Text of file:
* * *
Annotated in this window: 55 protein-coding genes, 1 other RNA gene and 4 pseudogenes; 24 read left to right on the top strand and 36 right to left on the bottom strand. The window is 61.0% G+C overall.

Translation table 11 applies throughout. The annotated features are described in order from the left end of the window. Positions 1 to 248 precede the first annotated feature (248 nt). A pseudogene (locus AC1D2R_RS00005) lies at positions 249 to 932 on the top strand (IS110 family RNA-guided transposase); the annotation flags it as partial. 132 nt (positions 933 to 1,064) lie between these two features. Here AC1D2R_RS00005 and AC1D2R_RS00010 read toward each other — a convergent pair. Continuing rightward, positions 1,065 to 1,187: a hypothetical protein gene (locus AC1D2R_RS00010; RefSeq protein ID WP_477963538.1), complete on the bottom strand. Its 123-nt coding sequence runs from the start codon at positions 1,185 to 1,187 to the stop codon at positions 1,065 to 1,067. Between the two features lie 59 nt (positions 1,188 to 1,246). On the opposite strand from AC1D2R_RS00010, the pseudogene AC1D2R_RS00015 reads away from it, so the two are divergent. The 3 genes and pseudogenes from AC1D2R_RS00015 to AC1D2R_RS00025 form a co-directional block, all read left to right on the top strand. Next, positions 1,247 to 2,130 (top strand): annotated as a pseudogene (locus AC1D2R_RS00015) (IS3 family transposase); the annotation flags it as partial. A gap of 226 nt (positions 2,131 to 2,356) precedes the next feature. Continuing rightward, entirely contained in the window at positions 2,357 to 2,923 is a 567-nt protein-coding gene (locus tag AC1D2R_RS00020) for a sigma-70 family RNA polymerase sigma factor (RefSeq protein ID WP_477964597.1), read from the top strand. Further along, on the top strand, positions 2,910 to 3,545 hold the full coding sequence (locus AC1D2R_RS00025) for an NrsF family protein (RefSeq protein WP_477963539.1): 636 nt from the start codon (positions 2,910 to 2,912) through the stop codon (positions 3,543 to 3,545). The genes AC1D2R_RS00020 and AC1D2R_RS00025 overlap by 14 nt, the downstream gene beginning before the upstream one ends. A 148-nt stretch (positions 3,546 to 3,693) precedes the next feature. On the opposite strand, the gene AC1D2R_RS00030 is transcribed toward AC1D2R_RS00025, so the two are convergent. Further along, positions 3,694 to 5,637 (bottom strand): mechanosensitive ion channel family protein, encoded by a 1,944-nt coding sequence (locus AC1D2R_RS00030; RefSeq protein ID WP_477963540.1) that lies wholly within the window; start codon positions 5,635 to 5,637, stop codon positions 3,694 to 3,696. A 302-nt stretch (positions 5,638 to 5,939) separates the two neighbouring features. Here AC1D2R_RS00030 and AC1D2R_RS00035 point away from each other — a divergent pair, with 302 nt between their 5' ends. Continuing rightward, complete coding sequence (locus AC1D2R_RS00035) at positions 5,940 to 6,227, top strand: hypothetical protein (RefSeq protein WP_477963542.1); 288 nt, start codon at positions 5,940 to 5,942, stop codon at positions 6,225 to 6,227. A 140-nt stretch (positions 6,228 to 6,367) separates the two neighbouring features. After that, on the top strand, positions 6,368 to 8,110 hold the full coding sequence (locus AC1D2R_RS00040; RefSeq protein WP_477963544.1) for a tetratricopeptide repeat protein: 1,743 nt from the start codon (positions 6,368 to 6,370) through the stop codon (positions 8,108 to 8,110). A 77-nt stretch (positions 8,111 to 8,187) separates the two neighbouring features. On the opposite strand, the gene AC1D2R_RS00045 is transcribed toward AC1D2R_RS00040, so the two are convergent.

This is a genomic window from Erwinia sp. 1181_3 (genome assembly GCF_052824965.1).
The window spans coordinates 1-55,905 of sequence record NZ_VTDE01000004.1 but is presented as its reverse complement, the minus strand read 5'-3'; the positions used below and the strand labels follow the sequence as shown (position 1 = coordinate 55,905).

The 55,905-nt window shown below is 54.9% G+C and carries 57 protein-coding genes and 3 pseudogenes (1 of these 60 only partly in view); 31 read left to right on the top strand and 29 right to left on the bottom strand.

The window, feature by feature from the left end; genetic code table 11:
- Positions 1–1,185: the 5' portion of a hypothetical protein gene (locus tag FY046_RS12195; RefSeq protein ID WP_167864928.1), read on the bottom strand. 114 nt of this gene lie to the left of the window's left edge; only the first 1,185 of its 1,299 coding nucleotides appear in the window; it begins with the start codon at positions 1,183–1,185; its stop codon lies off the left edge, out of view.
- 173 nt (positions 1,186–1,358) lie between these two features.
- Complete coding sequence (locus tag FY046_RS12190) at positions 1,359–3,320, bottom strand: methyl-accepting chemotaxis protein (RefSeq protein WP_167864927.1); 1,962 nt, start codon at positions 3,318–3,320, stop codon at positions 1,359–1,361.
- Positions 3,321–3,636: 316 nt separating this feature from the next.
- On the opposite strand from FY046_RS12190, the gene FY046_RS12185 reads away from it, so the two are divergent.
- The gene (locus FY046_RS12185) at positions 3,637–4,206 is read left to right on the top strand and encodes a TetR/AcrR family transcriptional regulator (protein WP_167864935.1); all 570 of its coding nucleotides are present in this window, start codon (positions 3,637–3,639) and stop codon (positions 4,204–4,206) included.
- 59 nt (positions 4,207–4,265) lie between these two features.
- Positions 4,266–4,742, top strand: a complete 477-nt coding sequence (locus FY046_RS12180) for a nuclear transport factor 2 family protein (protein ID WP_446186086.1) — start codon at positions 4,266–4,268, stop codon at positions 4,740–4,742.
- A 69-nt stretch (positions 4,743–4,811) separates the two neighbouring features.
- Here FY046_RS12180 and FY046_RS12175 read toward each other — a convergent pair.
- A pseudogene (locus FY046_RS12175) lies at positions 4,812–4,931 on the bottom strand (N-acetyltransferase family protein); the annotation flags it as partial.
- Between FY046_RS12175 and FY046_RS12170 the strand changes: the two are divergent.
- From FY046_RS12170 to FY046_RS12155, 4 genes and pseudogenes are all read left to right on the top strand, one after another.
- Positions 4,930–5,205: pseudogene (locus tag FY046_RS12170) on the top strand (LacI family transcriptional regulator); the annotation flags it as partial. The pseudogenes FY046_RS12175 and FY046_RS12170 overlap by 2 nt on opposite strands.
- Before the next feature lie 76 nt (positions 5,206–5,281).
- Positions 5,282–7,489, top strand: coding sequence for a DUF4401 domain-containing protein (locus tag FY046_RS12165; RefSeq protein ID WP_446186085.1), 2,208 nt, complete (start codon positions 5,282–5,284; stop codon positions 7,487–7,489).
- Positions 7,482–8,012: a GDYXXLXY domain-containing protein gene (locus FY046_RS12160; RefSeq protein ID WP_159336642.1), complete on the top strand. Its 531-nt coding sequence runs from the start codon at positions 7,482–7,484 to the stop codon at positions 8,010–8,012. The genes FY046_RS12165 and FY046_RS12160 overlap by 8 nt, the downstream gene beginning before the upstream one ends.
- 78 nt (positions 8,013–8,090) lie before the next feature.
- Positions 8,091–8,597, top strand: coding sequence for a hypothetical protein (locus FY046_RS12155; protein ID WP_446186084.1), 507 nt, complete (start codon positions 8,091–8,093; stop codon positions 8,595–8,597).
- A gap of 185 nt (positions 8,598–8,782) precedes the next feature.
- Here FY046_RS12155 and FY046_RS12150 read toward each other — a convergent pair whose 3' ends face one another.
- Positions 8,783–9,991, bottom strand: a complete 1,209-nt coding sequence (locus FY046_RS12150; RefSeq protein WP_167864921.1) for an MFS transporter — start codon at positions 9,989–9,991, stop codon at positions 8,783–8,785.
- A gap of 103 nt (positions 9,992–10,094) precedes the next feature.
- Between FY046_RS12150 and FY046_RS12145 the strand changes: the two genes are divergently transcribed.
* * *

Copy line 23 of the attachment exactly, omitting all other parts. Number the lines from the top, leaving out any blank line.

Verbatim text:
- Positions 7,482–8,012: a GDYXXLXY domain-containing protein gene (locus FY046_RS12160; RefSeq protein ID WP_159336642.1), complete on the top strand. Its 531-nt coding sequence runs from the start codon at positions 7,482–7,484 to the stop codon at positions 8,010–8,012. The genes FY046_RS12165 and FY046_RS12160 overlap by 8 nt, the downstream gene beginning before the upstream one ends.